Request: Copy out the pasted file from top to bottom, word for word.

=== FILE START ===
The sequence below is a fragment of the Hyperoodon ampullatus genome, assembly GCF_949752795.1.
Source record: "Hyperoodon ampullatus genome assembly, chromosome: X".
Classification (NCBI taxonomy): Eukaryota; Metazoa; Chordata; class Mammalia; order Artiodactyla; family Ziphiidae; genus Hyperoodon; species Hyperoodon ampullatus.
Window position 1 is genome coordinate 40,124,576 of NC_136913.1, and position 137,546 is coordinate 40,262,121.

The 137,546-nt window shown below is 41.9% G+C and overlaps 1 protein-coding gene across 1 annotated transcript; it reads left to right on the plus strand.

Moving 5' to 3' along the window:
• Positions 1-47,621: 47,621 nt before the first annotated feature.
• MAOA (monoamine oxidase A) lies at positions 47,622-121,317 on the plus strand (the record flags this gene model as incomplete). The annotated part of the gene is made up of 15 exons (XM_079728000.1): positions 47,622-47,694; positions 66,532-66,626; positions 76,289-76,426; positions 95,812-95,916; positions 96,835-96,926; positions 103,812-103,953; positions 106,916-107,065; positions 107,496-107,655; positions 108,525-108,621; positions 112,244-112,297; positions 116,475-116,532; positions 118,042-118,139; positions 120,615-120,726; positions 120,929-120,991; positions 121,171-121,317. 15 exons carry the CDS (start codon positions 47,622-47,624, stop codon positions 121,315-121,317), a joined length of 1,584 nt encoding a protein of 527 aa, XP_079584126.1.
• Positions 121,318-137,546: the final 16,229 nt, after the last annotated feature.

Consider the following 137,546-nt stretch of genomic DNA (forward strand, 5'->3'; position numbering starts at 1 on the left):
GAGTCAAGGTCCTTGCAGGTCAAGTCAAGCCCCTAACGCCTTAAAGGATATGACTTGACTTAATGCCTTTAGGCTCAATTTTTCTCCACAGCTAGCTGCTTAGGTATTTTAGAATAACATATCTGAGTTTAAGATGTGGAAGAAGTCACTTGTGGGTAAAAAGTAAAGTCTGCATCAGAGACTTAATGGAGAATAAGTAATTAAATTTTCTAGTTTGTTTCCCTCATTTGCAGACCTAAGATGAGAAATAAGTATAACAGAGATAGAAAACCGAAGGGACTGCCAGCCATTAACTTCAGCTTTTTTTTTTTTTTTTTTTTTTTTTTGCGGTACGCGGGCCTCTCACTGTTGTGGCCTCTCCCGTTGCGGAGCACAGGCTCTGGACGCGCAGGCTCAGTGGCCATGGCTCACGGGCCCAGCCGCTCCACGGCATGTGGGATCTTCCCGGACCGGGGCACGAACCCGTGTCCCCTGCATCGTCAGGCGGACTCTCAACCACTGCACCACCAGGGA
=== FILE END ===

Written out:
The sequence below is a fragment of the Hyperoodon ampullatus genome, assembly GCF_949752795.1.
Source record: "Hyperoodon ampullatus genome assembly, chromosome: X".
Classification (NCBI taxonomy): Eukaryota; Metazoa; Chordata; class Mammalia; order Artiodactyla; family Ziphiidae; genus Hyperoodon; species Hyperoodon ampullatus.
Window position 1 is genome coordinate 40,124,576 of NC_136913.1, and position 137,546 is coordinate 40,262,121.

The 137,546-nt window shown below is 41.9% G+C and overlaps 1 protein-coding gene across 1 annotated transcript; it reads left to right on the plus strand.

Moving 5' to 3' along the window:
• Positions 1-47,621: 47,621 nt before the first annotated feature.
• MAOA (monoamine oxidase A) lies at positions 47,622-121,317 on the plus strand (the record flags this gene model as incomplete). The annotated part of the gene is made up of 15 exons (XM_079728000.1): positions 47,622-47,694; positions 66,532-66,626; positions 76,289-76,426; positions 95,812-95,916; positions 96,835-96,926; positions 103,812-103,953; positions 106,916-107,065; positions 107,496-107,655; positions 108,525-108,621; positions 112,244-112,297; positions 116,475-116,532; positions 118,042-118,139; positions 120,615-120,726; positions 120,929-120,991; positions 121,171-121,317. 15 exons carry the CDS (start codon positions 47,622-47,624, stop codon positions 121,315-121,317), a joined length of 1,584 nt encoding a protein of 527 aa, XP_079584126.1.
• Positions 121,318-137,546: the final 16,229 nt, after the last annotated feature.

Consider the following 137,546-nt stretch of genomic DNA (forward strand, 5'->3'; position numbering starts at 1 on the left):
GAGTCAAGGTCCTTGCAGGTCAAGTCAAGCCCCTAACGCCTTAAAGGATATGACTTGACTTAATGCCTTTAGGCTCAATTTTTCTCCACAGCTAGCTGCTTAGGTATTTTAGAATAACATATCTGAGTTTAAGATGTGGAAGAAGTCACTTGTGGGTAAAAAGTAAAGTCTGCATCAGAGACTTAATGGAGAATAAGTAATTAAATTTTCTAGTTTGTTTCCCTCATTTGCAGACCTAAGATGAGAAATAAGTATAACAGAGATAGAAAACCGAAGGGACTGCCAGCCATTAACTTCAGCTTTTTTTTTTTTTTTTTTTTTTTTTTGCGGTACGCGGGCCTCTCACTGTTGTGGCCTCTCCCGTTGCGGAGCACAGGCTCTGGACGCGCAGGCTCAGTGGCCATGGCTCACGGGCCCAGCCGCTCCACGGCATGTGGGATCTTCCCGGACCGGGGCACGAACCCGTGTCCCCTGCATCGTCAGGCGGACTCTCAACCACTGCACCACCAGGGA